SEBI Fines NSE Rs 90 Crore For Violations In Dark Fibre Case

NSE dark fibre case: SEBI asks the exchange to pay Rs 90-crore penalty. 

National Stock Exchange of India in BKC. (Source: BloombergQuint)
National Stock Exchange of India in BKC. (Source: BloombergQuint)

Apart from a Rs 1,000-crore penalty in the co-location probe, the market regulator separately fined 16 entities, including the National Stock Exchange of India and its two former heads, for allowing an unauthorised vendor to lay dark fibre that was used for high-frequency trading.

The regulator asked the exchange to deposit Rs 62.58 crore along with interest calculated since Sept. 11, 2015 within 45 days, according the order uploaded on the website of Securities and Exchange Board of India. BloombergQuint’s calculations suggest that the total penalty works out to nearly Rs 90 crore.

The second order, which also names Ravi Narain and Chitra Ramkrishna, former managing directors at the NSE, stems from the regulator’s larger probe into alleged preferential treatment to some brokers through the co-location service. The regulator on Tuesday ordered recovery of Rs 624.89 crore along with 12 percent, and also barred the exchange from accessing the securities market for six months.

The Background

Dark fibre is usually unused optical fibre lines that can be leased later. The NSE in 2015 allowed Sampark Infotainment Private Ltd. to lay dark fibre for stock brokers Way2Wealth Brokers Pvt. Ltd. and GKN Securities. But Sampark was neither an authorised service vendor nor approved by the Department of Telecommunications.

The fibre provided a bandwidth of 1 gigabyte and a lower latency or delay of 1 millisecond in connectivity with co-location facilities of the NSE and the BSE. Sampark provided the service between May and September 2015 to the two brokers, after which it was transferred to Reliance Communications Ltd., an authorised vendor.

SEBI found that NSE officials did not verify the eligibility of Sampark while granting it permission to lay the fibre for the brokers. The exchange also waived its policy of physical inspection of broker premises at the BSE prior to granting permission for the point-to-point connectivity to Way2Wealth.

The regulator found that the exchange didn’t allow other stock brokers to avail connectivity from Sampark till Reliance took over the infrastructure. Moreover, the NSE didn’t allow other unauthorised vendors like Sampark to lay fibre.

SEBI found this detrimental to the interests of other trading members.

Penalty Calculation

SEBI asked the NSE to deposit a “reasonable portion” of revenue earned during the period Sampark provided connectivity to Way2Wealth and GKN. That money will go to the Investor Protection and Education Fund.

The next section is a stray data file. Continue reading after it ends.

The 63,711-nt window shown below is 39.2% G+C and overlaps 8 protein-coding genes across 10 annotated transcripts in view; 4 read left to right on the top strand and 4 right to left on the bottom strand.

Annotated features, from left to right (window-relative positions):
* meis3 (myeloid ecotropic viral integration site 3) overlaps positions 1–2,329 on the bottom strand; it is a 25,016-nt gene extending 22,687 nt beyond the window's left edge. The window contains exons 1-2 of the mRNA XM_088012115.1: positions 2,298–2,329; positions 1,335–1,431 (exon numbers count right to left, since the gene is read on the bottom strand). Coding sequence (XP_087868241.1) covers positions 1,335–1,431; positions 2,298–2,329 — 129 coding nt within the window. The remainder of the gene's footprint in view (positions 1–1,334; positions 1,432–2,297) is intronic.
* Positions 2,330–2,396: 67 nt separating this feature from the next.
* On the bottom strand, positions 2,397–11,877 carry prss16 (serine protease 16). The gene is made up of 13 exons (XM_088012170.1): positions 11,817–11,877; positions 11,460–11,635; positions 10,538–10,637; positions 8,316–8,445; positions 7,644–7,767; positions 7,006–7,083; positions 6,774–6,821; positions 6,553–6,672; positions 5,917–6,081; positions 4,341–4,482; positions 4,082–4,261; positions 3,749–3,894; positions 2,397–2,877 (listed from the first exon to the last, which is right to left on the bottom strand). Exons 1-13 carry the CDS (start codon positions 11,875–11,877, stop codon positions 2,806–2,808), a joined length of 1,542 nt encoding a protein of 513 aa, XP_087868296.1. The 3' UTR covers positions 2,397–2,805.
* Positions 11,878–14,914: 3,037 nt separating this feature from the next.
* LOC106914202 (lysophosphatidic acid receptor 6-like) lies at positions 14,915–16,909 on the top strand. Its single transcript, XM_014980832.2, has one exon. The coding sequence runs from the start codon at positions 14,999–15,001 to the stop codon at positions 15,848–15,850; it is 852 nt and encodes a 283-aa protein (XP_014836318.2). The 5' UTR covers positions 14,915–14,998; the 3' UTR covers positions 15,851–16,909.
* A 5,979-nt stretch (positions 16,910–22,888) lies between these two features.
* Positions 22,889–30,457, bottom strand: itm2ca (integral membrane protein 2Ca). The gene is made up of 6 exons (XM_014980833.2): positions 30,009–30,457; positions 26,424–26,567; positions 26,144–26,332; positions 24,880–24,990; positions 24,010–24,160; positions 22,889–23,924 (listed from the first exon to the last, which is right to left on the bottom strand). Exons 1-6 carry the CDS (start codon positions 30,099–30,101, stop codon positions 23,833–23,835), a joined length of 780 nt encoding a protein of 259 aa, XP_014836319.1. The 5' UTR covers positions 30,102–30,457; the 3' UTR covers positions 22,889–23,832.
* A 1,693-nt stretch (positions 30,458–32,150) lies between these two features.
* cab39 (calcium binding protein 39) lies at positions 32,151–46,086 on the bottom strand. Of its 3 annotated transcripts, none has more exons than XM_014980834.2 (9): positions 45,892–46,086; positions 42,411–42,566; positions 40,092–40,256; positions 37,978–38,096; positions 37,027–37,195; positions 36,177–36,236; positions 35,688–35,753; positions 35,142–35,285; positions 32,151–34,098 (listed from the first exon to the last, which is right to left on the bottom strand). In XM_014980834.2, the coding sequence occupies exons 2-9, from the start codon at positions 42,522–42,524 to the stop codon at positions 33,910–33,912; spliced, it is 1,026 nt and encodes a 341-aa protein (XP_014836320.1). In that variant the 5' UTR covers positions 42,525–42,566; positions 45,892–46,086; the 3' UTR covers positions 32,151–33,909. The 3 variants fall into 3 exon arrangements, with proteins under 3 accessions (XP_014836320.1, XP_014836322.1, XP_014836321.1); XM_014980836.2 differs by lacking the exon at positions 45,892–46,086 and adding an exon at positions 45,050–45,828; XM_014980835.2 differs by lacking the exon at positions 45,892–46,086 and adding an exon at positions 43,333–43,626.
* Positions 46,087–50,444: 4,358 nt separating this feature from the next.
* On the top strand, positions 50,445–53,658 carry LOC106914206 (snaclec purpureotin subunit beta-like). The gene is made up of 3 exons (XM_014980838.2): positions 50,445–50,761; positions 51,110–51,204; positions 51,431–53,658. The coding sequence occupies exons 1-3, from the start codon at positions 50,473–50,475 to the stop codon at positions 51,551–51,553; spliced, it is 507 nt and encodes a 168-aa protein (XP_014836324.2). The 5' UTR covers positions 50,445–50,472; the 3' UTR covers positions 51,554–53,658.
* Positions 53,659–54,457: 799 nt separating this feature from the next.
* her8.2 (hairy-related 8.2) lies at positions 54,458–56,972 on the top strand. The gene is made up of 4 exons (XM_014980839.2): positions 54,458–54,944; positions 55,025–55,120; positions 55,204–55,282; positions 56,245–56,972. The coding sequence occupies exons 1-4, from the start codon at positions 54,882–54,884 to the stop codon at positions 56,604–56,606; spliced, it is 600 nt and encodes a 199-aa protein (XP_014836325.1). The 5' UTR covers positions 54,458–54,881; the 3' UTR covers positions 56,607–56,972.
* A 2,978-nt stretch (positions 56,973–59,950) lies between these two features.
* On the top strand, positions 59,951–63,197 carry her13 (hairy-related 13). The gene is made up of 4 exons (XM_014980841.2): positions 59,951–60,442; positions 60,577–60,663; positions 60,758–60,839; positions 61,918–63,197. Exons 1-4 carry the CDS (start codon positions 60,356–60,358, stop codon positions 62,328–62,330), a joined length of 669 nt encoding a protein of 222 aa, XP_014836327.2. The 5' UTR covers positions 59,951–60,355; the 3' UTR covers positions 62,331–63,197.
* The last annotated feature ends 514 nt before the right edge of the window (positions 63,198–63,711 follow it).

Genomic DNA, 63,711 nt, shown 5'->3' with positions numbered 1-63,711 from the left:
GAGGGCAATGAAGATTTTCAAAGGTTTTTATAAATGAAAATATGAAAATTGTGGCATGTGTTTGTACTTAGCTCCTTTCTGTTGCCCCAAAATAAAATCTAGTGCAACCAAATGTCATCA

NSE earned Rs 532.28 crore in revenue from its co-location facility in 2015-16. The revenue for period under review stood at Rs 177.43 crore. Considering the NSE’s net profit margin of 35.27 percent in 2015-16, the regulator arrived at a penalty of Rs 62.58 crore.

To be sure, SEBI order doesn’t specify the quantum of illegal gains made by the two brokers or the revenue the NSE earned from them during the period.

Way2Wealth and GKN

SEBI held that the two brokers violated the code of conduct for stock brokers. It found Way2Wealth’s conduct replete with deliberate misrepresentations, circumvention of regulatory norms and policies of NSE and manipulation of the network pathways at the co-location facilities of the NSE and the BSE to achieve, at any cost, fastest access to market data feeds as compared to peers.

SEBI’s order does not specify the quantum of illegal gains made by the two brokers. And the regulator followed the same principle as in the case of NSE to arrive at a penalty for them. Way2Wealth has to deposit Rs 15.34 crore and GKN Rs 4.9 crore.

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Tighter Compliance

SEBI asked for half yearly independent technical audits and reports on co-location network and architecture for the next three years, making the top executive and the board responsible for compliance.

The audit report—with comments from managing director and CEO, and approved by the board—will list deficiencies and remedial steps taken. The second report will certify that the co-location network conforms with SEBI’s norms to provide “fair and equitable, transparent and non-discriminatory treatment to all the market intermediaries”.

The regulator also barred the exchange from introducing any new derivatives product for the next six months.

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